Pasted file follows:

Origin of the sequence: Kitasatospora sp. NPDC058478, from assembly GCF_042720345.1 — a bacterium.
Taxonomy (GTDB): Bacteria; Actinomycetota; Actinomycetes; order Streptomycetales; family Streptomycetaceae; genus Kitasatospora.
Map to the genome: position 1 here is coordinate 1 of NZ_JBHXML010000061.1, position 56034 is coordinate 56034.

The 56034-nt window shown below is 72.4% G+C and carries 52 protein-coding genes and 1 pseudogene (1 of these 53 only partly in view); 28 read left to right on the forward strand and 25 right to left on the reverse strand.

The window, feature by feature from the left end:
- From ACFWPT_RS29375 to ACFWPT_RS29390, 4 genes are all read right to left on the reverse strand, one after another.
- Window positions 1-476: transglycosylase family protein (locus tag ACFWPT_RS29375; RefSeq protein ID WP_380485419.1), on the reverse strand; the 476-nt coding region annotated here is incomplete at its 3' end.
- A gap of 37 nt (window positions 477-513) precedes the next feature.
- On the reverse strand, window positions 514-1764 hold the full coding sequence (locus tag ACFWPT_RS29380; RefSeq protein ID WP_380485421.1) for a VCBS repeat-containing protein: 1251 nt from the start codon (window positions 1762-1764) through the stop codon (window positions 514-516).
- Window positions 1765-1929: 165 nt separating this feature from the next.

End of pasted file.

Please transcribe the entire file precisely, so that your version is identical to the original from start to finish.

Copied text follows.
Origin of the sequence: Kitasatospora sp. NPDC058478, from assembly GCF_042720345.1 — a bacterium.
Taxonomy (GTDB): Bacteria; Actinomycetota; Actinomycetes; order Streptomycetales; family Streptomycetaceae; genus Kitasatospora.
Map to the genome: position 1 here is coordinate 1 of NZ_JBHXML010000061.1, position 56034 is coordinate 56034.

The 56034-nt window shown below is 72.4% G+C and carries 52 protein-coding genes and 1 pseudogene (1 of these 53 only partly in view); 28 read left to right on the forward strand and 25 right to left on the reverse strand.

The window, feature by feature from the left end:
- From ACFWPT_RS29375 to ACFWPT_RS29390, 4 genes are all read right to left on the reverse strand, one after another.
- Window positions 1-476: transglycosylase family protein (locus tag ACFWPT_RS29375; RefSeq protein ID WP_380485419.1), on the reverse strand; the 476-nt coding region annotated here is incomplete at its 3' end.
- A gap of 37 nt (window positions 477-513) precedes the next feature.
- On the reverse strand, window positions 514-1764 hold the full coding sequence (locus tag ACFWPT_RS29380; RefSeq protein ID WP_380485421.1) for a VCBS repeat-containing protein: 1251 nt from the start codon (window positions 1762-1764) through the stop codon (window positions 514-516).
- Window positions 1765-1929: 165 nt separating this feature from the next.